Department of English

University of Toronto

4000 Series Course Descriptions

ENG4222HF
Romanticism and Mobility
A. Bewell

Course Description:
The eighteenth and nineteenth centuries underwent an enormous transformation as a result of the mobilization of people, places, words, and things. This course will examine how writers of the Romantic period responded to this new world in motion. Attention will be given to recent theoretical work on mobilities, with attention given to concerns such as travel, trade, empire, globalization, modernity, migration, tourism, translation, communication, and print culture.

Course Reading List:
Writers discussed will include Coleridge, Wordsworth, William Godwin, Mary Shelley, Clare, De Quincey, and Mary Prince.

Method of Evaluation and Course Requirements:
Research Paper (40%), In-class Presentation (20%), Book Review (20%), Blackboard Participation (10%), Class Participation (10%)

Term: F-Term (Fall or First Term: September - December 2017)
Date/Time:  Fridays, 9:00 am - 12:00 pm, 3 hours
Location:  Room
JHB 616 (Jackman Humanities Building, 170 St. George Street)

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ENG4622HS
Brontë and Dickens 
D. Wright
 

Course Description:
In this course, we will read Charlotte Brontë and Charles Dickens as contemporaries and interlocutors, two novelists who between them explored divergent (and often resonant) possibilities for the realist novel at the moment it was ascending, sometimes haltingly and unevenly, to its position as the preeminent literary genre of Victorian culture in the 1840’s and 1850’s. Brontë’s short career will prompt us to pursue a synchronic method, zeroing in on a period of only six years, from Jane Eyre in 1847 to Villette in 1853, and to experiment with the kind of perspective, and the kinds of interpretation, such a short timespan enables. Because of our limited historical scope, our secondary readings will help us to attend most closely to questions of novelistic form (point of view, plot, consciousness, seriality, sympathy, etc.).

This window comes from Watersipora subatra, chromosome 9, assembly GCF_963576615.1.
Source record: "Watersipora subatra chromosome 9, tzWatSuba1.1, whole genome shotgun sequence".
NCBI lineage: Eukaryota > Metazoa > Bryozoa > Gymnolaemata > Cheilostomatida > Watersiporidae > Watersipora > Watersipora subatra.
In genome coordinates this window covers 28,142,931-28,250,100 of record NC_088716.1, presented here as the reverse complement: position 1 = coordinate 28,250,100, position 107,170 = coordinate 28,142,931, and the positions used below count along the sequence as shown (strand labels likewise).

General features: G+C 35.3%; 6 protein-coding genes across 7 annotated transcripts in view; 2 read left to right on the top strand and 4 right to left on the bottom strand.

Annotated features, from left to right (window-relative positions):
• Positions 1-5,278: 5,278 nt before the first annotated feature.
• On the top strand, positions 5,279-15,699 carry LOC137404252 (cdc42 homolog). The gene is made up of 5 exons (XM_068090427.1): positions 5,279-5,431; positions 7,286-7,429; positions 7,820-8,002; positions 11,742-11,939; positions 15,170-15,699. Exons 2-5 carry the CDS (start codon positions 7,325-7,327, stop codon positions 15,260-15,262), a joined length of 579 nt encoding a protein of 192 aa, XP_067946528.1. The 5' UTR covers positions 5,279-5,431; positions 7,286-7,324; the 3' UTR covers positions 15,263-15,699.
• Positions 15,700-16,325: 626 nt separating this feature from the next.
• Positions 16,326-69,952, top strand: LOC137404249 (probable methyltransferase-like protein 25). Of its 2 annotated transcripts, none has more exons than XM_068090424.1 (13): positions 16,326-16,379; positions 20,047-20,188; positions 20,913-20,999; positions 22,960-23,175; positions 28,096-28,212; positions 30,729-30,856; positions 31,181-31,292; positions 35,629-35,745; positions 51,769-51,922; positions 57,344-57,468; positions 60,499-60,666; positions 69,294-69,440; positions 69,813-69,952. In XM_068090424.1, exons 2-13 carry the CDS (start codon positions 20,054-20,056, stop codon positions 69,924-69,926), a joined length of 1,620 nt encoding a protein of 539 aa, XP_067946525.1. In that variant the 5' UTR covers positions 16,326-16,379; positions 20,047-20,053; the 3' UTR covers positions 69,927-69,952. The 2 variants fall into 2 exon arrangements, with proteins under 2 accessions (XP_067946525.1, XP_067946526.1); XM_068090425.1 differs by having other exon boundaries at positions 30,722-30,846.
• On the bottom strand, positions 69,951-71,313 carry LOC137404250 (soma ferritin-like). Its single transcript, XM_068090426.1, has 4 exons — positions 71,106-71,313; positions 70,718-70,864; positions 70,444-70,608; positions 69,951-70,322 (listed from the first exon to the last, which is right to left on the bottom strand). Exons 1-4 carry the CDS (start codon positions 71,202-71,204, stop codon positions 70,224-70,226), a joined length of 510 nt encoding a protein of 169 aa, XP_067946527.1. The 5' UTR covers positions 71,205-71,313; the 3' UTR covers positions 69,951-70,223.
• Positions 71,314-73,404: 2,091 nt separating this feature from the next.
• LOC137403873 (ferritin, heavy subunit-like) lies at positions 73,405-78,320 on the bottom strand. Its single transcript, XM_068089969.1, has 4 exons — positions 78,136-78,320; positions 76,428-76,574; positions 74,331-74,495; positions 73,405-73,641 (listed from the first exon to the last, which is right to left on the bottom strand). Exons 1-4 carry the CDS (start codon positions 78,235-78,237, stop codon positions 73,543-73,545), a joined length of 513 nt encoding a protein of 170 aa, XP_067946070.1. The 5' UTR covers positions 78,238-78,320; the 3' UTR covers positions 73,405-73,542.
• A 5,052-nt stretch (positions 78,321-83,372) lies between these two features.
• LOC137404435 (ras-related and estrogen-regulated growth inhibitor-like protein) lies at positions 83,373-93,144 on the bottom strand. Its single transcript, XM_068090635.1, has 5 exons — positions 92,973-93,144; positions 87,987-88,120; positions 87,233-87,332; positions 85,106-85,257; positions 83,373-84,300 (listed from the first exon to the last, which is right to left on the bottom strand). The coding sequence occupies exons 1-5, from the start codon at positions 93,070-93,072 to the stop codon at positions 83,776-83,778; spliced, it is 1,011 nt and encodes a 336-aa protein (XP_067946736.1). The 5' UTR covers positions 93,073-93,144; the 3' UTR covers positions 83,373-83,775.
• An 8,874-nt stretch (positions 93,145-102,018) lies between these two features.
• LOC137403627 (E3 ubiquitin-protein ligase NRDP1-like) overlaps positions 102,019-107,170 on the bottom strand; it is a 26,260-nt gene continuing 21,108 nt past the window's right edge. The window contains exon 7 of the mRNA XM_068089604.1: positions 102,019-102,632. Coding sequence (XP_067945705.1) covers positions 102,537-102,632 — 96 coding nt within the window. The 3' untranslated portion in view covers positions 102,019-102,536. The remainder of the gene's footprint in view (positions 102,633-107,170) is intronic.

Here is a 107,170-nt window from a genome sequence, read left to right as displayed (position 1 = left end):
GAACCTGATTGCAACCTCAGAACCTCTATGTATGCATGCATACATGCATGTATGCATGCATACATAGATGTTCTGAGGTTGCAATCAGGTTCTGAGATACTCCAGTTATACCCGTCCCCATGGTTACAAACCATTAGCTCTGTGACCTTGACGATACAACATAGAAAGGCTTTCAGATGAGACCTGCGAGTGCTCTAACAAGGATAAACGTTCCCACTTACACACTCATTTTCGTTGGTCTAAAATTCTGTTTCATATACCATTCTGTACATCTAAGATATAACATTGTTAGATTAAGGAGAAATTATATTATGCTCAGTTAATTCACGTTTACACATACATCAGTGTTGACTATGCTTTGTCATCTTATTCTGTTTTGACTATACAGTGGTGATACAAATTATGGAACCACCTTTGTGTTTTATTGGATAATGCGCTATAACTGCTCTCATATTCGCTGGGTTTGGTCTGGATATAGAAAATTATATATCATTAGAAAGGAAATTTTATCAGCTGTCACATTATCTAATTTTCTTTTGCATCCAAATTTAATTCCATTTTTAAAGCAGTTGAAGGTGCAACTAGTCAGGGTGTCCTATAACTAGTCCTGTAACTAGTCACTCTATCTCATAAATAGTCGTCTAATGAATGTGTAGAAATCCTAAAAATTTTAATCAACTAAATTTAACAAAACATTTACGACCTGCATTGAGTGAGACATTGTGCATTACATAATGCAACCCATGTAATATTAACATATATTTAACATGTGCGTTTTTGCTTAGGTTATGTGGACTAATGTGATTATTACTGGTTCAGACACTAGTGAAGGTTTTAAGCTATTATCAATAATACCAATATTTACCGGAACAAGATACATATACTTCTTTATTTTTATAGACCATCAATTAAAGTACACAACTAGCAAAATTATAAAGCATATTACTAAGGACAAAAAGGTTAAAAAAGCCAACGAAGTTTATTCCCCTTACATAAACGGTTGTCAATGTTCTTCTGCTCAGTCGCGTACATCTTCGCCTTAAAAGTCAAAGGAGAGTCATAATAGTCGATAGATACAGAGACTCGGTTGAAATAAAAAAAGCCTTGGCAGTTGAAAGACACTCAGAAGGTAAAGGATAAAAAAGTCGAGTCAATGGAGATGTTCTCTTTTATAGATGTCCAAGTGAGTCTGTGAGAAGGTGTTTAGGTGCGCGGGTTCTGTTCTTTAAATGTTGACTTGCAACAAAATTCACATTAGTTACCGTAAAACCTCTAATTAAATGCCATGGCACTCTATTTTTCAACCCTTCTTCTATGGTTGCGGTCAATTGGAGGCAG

Course Reading List:
Charlotte Brontë: Jane Eyre (1847), Shirley (1849), Villette (1853)
Charles Dickens: Dombey and Son (1846-8), David Copperfield (1849-50), Bleak House (1853)
Theory and criticism to be selected from among pieces by Sandra Gilbert and Susan Gubar, Mary Poovey, Franco Morretti, D.A. Miller, Audrey Jaffe, John Kucich, Hilary Schor, Nicholas Dames, Rachel Ablow, Andrew Miller, Sharon Marcus, Suzanne Keen, Amanda Anderson, Caroline Levine.

Course Method of Evaluation and Requirements:
Presentation (15%); Weekly response papers (15%); Seminar paper (including proposal) (50%); Participation (20%).

Term: S-Term (Spring or Second Term: January - April 2018)
Date/Time: Tuesdays, 9:00 am - 11:00 am, 2 hours
Location: Room JHB 718 (Jackman Humanities Building, 170 St. George Street)
.

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ENG4756HF 
Class and the Victorian Novel
A. Jaffe  

Course Description:
Class is inscribed in every aspect of Victorian fiction: in the bodies, manners, clothing and speech of characters; in forms of narration; in the depiction of place and construction of plot; in the representation of authorship and marketing of novels. We will explore the representation and construction of class in general and the representation of specific class identities in a series of Victorian novels, considering as well recent historical and theoretical accounts of the meaning and construction of the class idea. Topics may include: the transition to class society; class and realism; class consciousness and affect; the character system and the class system.